Here are the three buckets you can encourage your teen to “fill each day:”

  • What is one thing you can do that could bring you joy today?
  • What is one thing you can do to give yourself a feeling of accomplishment?
  • What is one way you can give back to someone else today?

These experiences and accomplishments need not be “spectacular.” Especially if depression is involved, it’s best if they aren’t. Besides, this is a good reminder that the significant accomplishments in life often consist of many small signposts rather than big “momentous” ones. 

Also, if you can encourage your teen to be more physically active and focus on getting enough sleep while doing this, all the better. A lack of physical exercise and inadequate sleep are other complications brought on by the pandemic that have only made teen depression worse.

 Discussing Potential Depression with Your Teen

If your child is experiencing many of the symptoms listed above and these have been going on for over a month, it may be time to get professional help.  Ultimately, only a licensed professional can determine for sure if your teen is experiencing clinical depression. 

Depression can get better with the right attention and care — sometimes more easily than a person thinks. But if it’s not treated, things can stay bad or get worse. That’s why parents who are concerned about their teen shouldn’t wait and hope it will go away on its own. 

When depression is recognized and treated, it often clears the way for other problems to get treated, too. If you’ve noticed what seems like more than the usual low points all teens go through, discuss your concerns with your teen. 

For some parents, it can feel risky to ask directly about depression. But it’s important to remember that the greater risk is failing to have such a vital discussion. Remind your teen that depression is not a character flaw but does require treatment to manage safely. Be sure to take a compassionate and nonjudgmental approach.

And don’t be afraid to ask some of the most challenging questions, such as, “Are you experiencing suicidal thoughts, and are you self-harming?” This is all the more critical since there aren’t always obvious warning signs regarding suicidal ideation or tendencies.

If you think your child or teen might be depressed, talk to them about getting professional help. If your teen refuses to talk to a therapist or school counselor, you can still get support for yourself as their parent. Often with the right support, parents can develop a plan for how to best help their teen.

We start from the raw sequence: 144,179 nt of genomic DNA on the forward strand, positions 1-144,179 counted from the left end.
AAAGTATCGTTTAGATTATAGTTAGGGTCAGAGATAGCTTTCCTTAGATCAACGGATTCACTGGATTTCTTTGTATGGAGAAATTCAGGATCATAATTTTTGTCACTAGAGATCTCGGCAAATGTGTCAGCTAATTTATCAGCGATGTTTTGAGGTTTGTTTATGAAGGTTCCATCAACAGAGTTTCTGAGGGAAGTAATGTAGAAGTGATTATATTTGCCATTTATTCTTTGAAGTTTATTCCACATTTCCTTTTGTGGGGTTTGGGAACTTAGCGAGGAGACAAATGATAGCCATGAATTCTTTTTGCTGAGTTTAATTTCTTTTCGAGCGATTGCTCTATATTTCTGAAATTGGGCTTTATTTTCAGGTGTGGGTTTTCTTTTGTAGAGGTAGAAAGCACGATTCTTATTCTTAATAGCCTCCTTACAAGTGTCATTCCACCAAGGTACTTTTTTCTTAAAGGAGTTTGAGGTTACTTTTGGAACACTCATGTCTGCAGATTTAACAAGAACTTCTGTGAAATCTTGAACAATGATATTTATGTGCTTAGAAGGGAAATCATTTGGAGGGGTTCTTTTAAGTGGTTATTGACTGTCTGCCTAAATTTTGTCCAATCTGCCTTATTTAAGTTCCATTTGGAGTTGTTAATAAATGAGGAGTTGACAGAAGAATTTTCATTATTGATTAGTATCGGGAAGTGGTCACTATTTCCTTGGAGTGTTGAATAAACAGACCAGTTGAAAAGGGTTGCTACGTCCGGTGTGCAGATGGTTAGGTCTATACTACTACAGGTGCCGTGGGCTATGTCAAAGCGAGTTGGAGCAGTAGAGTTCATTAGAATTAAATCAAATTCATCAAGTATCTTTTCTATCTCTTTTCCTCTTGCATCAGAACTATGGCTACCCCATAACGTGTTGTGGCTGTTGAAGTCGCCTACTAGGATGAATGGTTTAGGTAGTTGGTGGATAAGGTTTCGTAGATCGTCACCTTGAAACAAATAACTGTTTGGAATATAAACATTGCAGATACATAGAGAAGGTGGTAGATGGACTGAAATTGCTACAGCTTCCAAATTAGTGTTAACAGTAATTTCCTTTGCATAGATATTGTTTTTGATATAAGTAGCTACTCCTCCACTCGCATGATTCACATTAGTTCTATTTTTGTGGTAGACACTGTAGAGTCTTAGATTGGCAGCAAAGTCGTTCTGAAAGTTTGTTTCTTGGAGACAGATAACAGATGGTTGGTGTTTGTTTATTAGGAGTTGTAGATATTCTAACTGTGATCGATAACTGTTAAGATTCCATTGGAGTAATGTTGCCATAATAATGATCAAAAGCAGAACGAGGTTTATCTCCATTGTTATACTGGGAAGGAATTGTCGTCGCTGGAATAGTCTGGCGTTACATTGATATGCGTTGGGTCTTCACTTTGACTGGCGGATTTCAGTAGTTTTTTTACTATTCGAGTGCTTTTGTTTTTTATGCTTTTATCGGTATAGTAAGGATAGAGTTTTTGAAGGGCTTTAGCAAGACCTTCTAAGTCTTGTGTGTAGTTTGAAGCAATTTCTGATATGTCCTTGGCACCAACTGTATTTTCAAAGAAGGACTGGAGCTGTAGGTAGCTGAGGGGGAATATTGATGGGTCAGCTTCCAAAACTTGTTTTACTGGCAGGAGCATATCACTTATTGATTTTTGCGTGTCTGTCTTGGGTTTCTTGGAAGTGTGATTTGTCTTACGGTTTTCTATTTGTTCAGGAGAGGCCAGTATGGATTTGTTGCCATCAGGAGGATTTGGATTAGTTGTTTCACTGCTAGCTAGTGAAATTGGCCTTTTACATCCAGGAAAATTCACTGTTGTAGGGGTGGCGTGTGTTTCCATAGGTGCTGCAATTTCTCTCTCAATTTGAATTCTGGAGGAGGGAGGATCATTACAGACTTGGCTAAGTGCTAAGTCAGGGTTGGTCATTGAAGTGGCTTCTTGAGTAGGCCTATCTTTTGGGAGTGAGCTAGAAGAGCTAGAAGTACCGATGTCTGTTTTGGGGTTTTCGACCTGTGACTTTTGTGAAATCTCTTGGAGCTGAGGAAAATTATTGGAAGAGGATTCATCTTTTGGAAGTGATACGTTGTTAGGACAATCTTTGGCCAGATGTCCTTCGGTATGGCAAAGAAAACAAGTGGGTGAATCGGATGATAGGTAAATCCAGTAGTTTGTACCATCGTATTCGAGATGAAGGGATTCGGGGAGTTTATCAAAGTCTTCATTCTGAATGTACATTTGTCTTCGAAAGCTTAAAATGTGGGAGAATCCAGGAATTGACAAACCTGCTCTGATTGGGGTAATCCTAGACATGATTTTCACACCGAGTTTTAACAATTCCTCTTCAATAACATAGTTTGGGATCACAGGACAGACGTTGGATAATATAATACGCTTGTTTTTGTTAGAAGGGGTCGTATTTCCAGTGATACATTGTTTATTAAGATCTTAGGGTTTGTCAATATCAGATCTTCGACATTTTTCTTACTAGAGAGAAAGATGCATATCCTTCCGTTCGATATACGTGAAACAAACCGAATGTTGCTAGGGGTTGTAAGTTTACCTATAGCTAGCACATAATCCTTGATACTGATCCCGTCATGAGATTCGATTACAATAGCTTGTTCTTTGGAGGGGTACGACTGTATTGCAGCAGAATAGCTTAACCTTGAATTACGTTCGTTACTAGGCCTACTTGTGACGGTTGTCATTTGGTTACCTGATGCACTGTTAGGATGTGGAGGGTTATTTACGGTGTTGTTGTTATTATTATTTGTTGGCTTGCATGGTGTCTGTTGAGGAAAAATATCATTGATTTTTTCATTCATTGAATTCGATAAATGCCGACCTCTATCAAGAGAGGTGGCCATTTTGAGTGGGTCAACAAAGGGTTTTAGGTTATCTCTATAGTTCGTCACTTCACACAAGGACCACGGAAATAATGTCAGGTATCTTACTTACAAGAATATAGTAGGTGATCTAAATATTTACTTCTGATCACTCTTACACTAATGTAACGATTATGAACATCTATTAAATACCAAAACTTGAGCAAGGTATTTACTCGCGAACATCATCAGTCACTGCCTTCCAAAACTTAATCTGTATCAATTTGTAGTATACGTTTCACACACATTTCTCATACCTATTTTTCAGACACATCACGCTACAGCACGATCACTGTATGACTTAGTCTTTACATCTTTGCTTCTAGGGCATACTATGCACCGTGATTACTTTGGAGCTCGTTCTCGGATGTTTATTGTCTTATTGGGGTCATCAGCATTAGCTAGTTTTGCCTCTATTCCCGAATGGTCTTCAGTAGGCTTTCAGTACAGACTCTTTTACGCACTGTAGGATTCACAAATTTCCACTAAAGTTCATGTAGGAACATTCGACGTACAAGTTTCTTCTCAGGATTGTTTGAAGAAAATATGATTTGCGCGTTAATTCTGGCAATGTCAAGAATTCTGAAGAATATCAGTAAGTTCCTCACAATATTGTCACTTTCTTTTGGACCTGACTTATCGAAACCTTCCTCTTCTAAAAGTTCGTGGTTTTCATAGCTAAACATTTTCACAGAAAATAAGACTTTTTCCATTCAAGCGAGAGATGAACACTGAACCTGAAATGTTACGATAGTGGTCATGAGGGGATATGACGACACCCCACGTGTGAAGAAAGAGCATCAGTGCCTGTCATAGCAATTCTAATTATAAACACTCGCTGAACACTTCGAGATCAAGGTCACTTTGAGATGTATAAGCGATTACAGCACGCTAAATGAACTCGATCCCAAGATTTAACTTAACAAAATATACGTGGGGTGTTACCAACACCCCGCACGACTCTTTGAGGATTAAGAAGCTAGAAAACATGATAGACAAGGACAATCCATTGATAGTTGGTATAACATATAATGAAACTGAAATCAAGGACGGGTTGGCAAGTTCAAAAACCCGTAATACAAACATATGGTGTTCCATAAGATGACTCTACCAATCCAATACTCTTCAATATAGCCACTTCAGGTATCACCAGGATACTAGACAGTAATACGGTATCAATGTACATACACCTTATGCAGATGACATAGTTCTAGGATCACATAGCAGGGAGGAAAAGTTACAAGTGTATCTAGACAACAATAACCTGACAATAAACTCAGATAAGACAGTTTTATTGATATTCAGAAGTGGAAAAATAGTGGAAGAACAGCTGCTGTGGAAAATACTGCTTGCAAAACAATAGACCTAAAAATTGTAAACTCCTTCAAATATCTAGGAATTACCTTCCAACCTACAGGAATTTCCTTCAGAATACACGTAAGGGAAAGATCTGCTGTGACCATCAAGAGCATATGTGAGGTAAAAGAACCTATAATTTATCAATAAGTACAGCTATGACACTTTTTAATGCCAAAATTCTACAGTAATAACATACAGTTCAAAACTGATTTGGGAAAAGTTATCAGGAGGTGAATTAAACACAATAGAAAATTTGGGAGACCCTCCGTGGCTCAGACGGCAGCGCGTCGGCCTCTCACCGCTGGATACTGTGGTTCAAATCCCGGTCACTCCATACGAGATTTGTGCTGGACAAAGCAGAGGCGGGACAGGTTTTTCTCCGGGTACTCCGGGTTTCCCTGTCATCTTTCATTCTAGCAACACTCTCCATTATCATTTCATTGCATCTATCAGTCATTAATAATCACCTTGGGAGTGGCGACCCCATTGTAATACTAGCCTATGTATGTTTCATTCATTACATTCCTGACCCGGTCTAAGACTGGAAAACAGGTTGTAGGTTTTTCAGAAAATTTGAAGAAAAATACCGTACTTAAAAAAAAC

Crisis Support is Available

Most concerning is the potential for suicidal thoughts or attempts. If you have immediate concerns that your child is experiencing thoughts of suicide, you can call the National Suicide Prevention Lifeline at 800-273-8255. This service is available 24 hours a day, seven days a week. In Marin, the mobile crisis response team is available to come to your home if needed to evaluate your child.

Marin Mobile Crisis Response Team: 1-415-473-6392 

Other Crisis Numbers

Marin Crisis Text Line: Text “HOME” to 741741

Marin Suicide Prevention & Crisis Hotline: 415-499-1100

California Youth Crisis Line: 1-800-843-5200

National Suicide Prevention Hotline: 1-800-273-8255

LGBTQ Crisis Line: 866-488-7386

LGBTQ Text Line: Text “Trevor” to 1-202-304-1200

All of these numbers can also be shared with your teen so that if an emergency arises for them or a friend, they will know who to call. Also, remind your teen how important it is for them to reach out to a trusted adult if they are concerned about a friend’s depression.

Dr. Simone Rodin, Director of Wellspring Psychotherapy Group,  is a psychologist with over twenty years of experience providing individual, child and family therapy. She sees adults dealing with life transitions, grief, anxiety, depression and parenting issues. Among her areas of expertise are children and teens, ADHD, divorce, co-parenting and step-parenting, adoption, attachment, social skills development, depression and developmental disorders. Dr Rodin is also recognized for her expertise in treating children and teens dealing with phobias, separation anxiety, obsessive-compulsive disorder, sleep issues and generalized anxiety.